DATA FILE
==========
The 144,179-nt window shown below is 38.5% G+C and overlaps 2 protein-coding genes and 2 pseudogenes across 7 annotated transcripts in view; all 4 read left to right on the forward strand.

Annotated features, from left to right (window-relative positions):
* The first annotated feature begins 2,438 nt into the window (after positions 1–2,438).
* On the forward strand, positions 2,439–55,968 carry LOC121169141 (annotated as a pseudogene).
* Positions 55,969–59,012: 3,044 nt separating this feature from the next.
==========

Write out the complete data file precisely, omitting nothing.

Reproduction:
The 144,179-nt window shown below is 38.5% G+C and overlaps 2 protein-coding genes and 2 pseudogenes across 7 annotated transcripts in view; all 4 read left to right on the forward strand.

Annotated features, from left to right (window-relative positions):
* The first annotated feature begins 2,438 nt into the window (after positions 1–2,438).
* On the forward strand, positions 2,439–55,968 carry LOC121169141 (annotated as a pseudogene).
* Positions 55,969–59,012: 3,044 nt separating this feature from the next.